Hudson Link for Higher Education is founded in the wake of elimination of federal Pell and Tap grants
The 1990s ushered in a new “get tough on crime” initiative that dominated local and national politics for a decade. Hudson Link for Higher Education is founded in the wake of the elimination of Federal Pell and Tap grants.
Despite considerable evidence of its positive effects, support for higher education in prisons was collapsing around the country. Federal Pell grants that were once readily available to incarcerated men and women – and provided nearly all of the funding for college programs in prisons – were eliminated. Most states, including New York, also barred incarcerated men and women from state-level tuition assistance programs. As a result, 350 college education programs in prisons across America were reduced to just eight by the turn of the century.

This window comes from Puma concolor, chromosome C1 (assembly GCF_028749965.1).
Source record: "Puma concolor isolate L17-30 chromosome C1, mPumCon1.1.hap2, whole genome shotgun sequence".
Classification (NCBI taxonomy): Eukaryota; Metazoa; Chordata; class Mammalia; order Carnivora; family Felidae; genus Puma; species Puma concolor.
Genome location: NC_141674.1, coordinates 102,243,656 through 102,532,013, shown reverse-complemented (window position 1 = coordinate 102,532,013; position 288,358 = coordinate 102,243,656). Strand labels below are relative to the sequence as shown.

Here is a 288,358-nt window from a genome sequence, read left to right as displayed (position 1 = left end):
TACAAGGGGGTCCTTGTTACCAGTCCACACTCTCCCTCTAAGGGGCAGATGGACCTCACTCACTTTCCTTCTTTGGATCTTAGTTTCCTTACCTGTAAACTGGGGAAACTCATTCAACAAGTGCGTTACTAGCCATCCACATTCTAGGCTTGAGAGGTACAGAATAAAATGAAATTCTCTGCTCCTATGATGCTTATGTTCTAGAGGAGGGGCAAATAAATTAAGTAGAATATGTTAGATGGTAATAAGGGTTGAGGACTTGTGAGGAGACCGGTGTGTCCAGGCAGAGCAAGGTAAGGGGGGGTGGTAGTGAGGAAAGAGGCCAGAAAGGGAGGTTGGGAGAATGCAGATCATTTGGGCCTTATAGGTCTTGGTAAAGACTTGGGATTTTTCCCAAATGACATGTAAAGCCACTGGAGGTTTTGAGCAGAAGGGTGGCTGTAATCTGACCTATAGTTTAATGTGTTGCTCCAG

Knowing the devastating effect this would have on prison morale, a group of men at Sing Sing Correctional Facility approached religious and academic volunteers for help. In January of 1998, Hudson Link for Higher Education in Prison was formed to spearhead the restoration of college education in prison. Through private donations and grants from foundations and religious institutions, Hudson Link created a post-secondary education program in conjunction with Nyack College at Sing Sing. The classrooms inside the facility look and feel the same as traditional college campuses: chalkboards, posters of famous authors on the walls, and the familiar all-in-one desk and chair sets that, ironically, are made by incarcerated people at facilities across the state.